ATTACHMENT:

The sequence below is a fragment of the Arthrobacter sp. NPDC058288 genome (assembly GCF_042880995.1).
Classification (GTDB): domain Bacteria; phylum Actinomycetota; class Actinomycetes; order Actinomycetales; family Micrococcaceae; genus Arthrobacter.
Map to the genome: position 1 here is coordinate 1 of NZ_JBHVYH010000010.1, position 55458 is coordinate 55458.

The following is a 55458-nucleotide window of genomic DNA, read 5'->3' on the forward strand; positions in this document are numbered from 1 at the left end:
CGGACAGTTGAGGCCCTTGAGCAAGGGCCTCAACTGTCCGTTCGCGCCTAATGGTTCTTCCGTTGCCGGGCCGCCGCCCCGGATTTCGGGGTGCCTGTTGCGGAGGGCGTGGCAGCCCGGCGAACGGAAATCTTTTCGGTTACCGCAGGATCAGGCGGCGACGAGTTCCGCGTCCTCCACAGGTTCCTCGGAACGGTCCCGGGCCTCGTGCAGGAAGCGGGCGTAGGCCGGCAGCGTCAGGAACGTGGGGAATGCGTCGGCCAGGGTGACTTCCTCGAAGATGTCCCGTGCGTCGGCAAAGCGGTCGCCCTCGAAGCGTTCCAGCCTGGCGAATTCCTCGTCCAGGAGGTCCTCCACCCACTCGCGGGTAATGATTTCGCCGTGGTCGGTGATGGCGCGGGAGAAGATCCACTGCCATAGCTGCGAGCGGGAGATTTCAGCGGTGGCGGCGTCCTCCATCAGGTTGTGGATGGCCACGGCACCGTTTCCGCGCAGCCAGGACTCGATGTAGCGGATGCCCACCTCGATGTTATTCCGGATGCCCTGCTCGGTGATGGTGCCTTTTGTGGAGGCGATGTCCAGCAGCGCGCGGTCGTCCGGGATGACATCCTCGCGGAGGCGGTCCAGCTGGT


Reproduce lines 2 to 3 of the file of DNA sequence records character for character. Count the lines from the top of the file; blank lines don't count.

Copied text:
Classification (GTDB): domain Bacteria; phylum Actinomycetota; class Actinomycetes; order Actinomycetales; family Micrococcaceae; genus Arthrobacter.
Map to the genome: position 1 here is coordinate 1 of NZ_JBHVYH010000010.1, position 55458 is coordinate 55458.